TOKYO - Oil prices slipped on Friday in quiet trading after three days of gains, but took support from Saudi Arabia halting crude transport through a key shipping lane, falling U.S. inventories and easing trade tensions between Washington and Europe.
Brent futures were down 22 cents, or 0.3 percent, at $74.32 a barrel by 0236 GMT, after gaining 0.8 percent on Thursday.
U.S. West Texas Intermediate futures were 7 cents lower, at $69.54, after posting a nearly 0.5-percent gain the previous session.
Michael McCarthy, chief market strategist at CMC Markets in Sydney, noted trading volumes were about a quarter of the daily average with very little news to drive the market. "We are looking forward to the inventory numbers next week," he said.
U.S. President Donald Trump and Jean-Claude Juncker, president of the European Commission, the EU's executive body, struck a surprise deal on Wednesday that ended the risk of an immediate trade war between the two powers. urn:newsml:reuters.com:*:nL4N1UM2FR
A trade war would likely hit demand for commodities like oil, which is used heavily in shipping, construction and other economic activity.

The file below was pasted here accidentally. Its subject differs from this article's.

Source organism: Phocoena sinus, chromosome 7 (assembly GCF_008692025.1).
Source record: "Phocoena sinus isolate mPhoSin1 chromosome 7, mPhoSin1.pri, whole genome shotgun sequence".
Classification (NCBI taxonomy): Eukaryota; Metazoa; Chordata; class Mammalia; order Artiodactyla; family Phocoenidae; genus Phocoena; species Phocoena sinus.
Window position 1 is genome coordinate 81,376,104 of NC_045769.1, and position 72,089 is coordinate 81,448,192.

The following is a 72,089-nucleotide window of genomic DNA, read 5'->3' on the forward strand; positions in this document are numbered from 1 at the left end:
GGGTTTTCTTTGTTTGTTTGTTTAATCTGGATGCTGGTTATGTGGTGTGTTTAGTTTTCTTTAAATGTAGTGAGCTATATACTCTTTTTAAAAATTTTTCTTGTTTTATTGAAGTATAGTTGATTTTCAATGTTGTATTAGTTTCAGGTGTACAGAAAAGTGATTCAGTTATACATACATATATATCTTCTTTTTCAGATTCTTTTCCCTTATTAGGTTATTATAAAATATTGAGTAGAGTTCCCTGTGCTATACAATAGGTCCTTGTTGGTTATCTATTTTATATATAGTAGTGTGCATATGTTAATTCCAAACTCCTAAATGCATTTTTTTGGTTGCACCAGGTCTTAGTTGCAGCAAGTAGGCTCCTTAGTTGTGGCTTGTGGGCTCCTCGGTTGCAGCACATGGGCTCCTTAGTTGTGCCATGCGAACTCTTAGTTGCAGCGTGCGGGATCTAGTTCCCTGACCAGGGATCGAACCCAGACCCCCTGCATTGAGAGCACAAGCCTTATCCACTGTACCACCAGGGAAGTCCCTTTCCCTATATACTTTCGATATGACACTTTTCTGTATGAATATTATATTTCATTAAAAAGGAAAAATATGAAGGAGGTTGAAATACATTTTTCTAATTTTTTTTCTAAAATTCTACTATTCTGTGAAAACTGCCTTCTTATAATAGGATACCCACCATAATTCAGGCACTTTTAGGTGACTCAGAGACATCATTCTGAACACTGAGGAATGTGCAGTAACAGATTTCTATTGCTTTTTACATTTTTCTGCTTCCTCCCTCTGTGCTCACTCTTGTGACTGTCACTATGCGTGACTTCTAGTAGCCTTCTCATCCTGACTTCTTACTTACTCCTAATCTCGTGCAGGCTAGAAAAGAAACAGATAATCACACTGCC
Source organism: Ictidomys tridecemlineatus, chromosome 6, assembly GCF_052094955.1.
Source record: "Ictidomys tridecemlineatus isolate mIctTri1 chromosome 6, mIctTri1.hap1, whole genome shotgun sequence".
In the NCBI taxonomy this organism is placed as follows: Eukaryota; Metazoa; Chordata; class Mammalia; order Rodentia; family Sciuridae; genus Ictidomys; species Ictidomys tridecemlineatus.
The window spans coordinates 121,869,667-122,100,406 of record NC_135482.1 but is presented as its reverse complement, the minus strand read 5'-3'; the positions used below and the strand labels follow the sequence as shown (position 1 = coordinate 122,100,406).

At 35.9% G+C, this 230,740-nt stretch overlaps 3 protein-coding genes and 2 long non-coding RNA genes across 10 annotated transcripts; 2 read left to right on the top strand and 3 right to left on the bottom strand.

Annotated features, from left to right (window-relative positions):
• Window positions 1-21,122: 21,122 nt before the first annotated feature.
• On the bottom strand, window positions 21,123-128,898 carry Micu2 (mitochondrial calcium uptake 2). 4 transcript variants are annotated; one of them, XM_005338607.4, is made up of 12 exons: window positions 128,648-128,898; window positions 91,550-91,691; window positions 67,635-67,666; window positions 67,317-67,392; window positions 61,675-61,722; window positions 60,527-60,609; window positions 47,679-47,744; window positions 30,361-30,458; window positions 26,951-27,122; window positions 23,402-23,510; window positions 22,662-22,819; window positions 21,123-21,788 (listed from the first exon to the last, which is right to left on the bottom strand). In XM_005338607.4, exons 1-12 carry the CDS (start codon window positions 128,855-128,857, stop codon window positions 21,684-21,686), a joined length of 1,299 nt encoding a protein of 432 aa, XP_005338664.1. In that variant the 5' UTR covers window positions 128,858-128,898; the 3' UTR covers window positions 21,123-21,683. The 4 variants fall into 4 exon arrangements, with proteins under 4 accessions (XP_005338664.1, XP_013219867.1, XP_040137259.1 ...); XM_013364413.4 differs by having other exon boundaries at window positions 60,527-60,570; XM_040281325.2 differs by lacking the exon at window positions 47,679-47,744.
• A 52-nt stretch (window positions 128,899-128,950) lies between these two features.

Meanwhile, Saudi Arabia said it was "temporarily halting" oil shipments through the Red Sea shipping lane of Bab al-Mandeb after an attack by Yemen's Iran-aligned Houthi movement.
Any move to block the Bab al-Mandeb, which is between the coasts of Yemen and Africa at the southern end of the Red Sea, would virtually halt oil shipments through Egypt's Suez Canal and the SUMED crude pipeline that link the Red Sea and Mediterranean.
An estimated 4.8 million barrels per day of crude oil and refined products flowed through the Bab al-Mandeb strait in 2016 towards Europe, the United States and Asia, according to the U.S. Energy Information Administration.
However, Saudi Arabia has the Petroline, also known as the East-West Pipeline, which mainly transports crude from fields clustered in the east to Yanbu for export. That could offset a bottleneck caused by Bab al-Mandeb's closure.
(Reporting by Aaron Sheldrick Editing by Joseph Radford and Kenneth Maxwell) ((email@example.com; 81-3-6441-1320; Reuters Messaging: firstname.lastname@example.org))